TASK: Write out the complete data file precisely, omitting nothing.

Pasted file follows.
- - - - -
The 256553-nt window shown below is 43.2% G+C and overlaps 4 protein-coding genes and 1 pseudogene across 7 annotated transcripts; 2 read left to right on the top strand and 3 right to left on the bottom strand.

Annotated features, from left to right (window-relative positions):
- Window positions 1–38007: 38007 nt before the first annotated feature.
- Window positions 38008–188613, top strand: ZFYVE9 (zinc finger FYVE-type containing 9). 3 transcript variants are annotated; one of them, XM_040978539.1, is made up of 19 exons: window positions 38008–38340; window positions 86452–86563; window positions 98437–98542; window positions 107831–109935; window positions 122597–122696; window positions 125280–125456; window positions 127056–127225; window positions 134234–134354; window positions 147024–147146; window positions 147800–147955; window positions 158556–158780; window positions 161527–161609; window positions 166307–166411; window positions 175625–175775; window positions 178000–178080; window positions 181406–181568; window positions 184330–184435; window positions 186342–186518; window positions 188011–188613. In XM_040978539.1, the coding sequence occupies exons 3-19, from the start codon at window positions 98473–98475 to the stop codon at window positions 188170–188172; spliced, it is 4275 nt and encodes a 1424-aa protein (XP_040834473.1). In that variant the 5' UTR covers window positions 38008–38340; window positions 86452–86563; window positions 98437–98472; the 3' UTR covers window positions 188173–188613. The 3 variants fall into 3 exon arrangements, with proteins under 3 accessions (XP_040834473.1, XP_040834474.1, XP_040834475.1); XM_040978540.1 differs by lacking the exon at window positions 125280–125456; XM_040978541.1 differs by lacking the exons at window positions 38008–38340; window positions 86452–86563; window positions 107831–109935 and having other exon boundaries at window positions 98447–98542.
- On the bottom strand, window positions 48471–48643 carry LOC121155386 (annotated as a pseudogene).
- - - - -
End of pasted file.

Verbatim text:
The 256553-nt window shown below is 43.2% G+C and overlaps 4 protein-coding genes and 1 pseudogene across 7 annotated transcripts; 2 read left to right on the top strand and 3 right to left on the bottom strand.

Annotated features, from left to right (window-relative positions):
- Window positions 1–38007: 38007 nt before the first annotated feature.
- Window positions 38008–188613, top strand: ZFYVE9 (zinc finger FYVE-type containing 9). 3 transcript variants are annotated; one of them, XM_040978539.1, is made up of 19 exons: window positions 38008–38340; window positions 86452–86563; window positions 98437–98542; window positions 107831–109935; window positions 122597–122696; window positions 125280–125456; window positions 127056–127225; window positions 134234–134354; window positions 147024–147146; window positions 147800–147955; window positions 158556–158780; window positions 161527–161609; window positions 166307–166411; window positions 175625–175775; window positions 178000–178080; window positions 181406–181568; window positions 184330–184435; window positions 186342–186518; window positions 188011–188613. In XM_040978539.1, the coding sequence occupies exons 3-19, from the start codon at window positions 98473–98475 to the stop codon at window positions 188170–188172; spliced, it is 4275 nt and encodes a 1424-aa protein (XP_040834473.1). In that variant the 5' UTR covers window positions 38008–38340; window positions 86452–86563; window positions 98437–98472; the 3' UTR covers window positions 188173–188613. The 3 variants fall into 3 exon arrangements, with proteins under 3 accessions (XP_040834473.1, XP_040834474.1, XP_040834475.1); XM_040978540.1 differs by lacking the exon at window positions 125280–125456; XM_040978541.1 differs by lacking the exons at window positions 38008–38340; window positions 86452–86563; window positions 107831–109935 and having other exon boundaries at window positions 98447–98542.
- On the bottom strand, window positions 48471–48643 carry LOC121155386 (annotated as a pseudogene).